Construction industry class actions quickly become multi-party. Plaintiffs bring in many defendants, including from each level of government. No one is immune from "defendantization" – architects, lawyers, accountants, real estate agents, investment advisors, bankers, bureaucrats. Defendants often bring others into the litigation in third party proceedings and some even counter-sue the plaintiff.
The involvement of multiple parties results in complexity that can make it tough for plaintiffs to satisfy the certification criteria. As stated by Martin J. in Condominium Plan No. 0020701 v. Investplan Properties Inc., 2006 ABQB 224:
 When common issues are stated in terms of "defendants", it can be easy to lose sight of how the complexity of proceedings may increase when multiple defendants are involved. Certain of the stated common issues do not apply to each Defendant, either at all or in the same way.
At the same time, the complexity of multi-party construction scenarios makes them suitable for resolution as class actions. In Western Canadian Shopping Centres Inc. v. Dutton,  2 S.C.R. 534, McLachlin C.J.C. stated that in “complicated cases implicating the interests of many people, the class action may provide the best means of fair and efficient resolution.” Class actions legislation offers case management tools to help manage complexity where many parties are involved. Courts may stay third party proceedings and counterclaims until primary claims are resolved.
The following summarizes situations where the construction industry has been brought into a class action in Canada. Although there is overlap, they may be categorized as those relating to: (a) bidding; (b) marketing; (c) financing; (d) deficiencies; (e) business interruption; (f) incomplete condominiums; and (g) toxic exposure. Contact Me for full citations, footnotes, and new cases decided after Jan. 10, 2013.
In Controltech Engineering Inc. v. Ontario Hydro, Controltech Engineering Inc. sued Ontario Hydro and its directors and officers for damages, restitution, and exemplary, aggravated, and punitive damages for fraudulent and negligent misrepresentation, misuse of confidential information, breach of contract, inducing breach of contract, unjust enrichment, and intentionally causing economic harm through unlawful means. Ontario Hydro issued a request for proposals (“RFP”) from bidders to provide it with electricity from renewable energy technology in 75 projects. Applicants were narrowed down in a three step bidding process. Detailed second-stage bids were submitted for 36 projects. Final bids were submitted for 17 projects, from which ten projects were to be selected. On January 19th, 1997, after bidders went through considerable expense to prepare applications, Ontario Hydro terminated the program without awarding any contracts. The plaintiff sued on behalf of 51 parties who responded to the RFP and had submitted bids for the 75 projects. Certification was refused as Sharpe J. characterized the claim “at its core” or resting on the assertion that the defendant “misrepresented important facts to those who participated in the RFP process” and there was no single misrepresentation.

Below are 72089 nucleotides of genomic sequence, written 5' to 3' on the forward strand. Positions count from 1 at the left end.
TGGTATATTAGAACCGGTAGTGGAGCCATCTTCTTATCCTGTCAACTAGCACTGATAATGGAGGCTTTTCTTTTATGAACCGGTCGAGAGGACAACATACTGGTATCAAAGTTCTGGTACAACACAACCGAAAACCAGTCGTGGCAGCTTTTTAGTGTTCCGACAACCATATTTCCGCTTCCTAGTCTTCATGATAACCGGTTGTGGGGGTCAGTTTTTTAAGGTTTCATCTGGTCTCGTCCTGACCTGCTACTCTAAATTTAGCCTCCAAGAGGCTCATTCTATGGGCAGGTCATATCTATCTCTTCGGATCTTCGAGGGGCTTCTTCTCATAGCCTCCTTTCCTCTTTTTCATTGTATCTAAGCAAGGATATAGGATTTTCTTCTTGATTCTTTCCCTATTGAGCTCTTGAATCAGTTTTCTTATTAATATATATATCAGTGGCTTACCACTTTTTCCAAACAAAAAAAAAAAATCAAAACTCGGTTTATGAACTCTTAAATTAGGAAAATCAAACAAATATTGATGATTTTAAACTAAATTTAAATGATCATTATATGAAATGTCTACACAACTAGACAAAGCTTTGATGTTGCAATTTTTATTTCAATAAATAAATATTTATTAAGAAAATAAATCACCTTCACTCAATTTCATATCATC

This category of case involves misrepresentations in marketing materials that were distributed before construction of a project or, in the case of multi-unit dwellings, before conversion from rented apartments to owned condominiums.
In Abdool v. Anaheim Management Ltd., on behalf of 325-350 condominium unit purchasers in the Mississauga Anaheim Towers project, 150 named plaintiffs sought $100 million from the project owner-developers, their lawyers and accountants, the assignees of debt instruments, and the real estate brokers. Central Guaranty Trust Company financed unit purchases through mortgage financing and unsecured “Equity Line” promissory notes. After Central wound up, the TD Bank and the Adelaide Capital Corporation got the notes, which the plaintiffs sought to rescind. The plaintiffs complained that the units were not sufficiently luxurious to obtain the rents forecasted to them, and that the rents were insufficient to cover their mortgage and financing charges. They named the accountants who reviewed the forecasts. Montgomery J. denied certification because of the presence of individual issues, including detrimental reliance.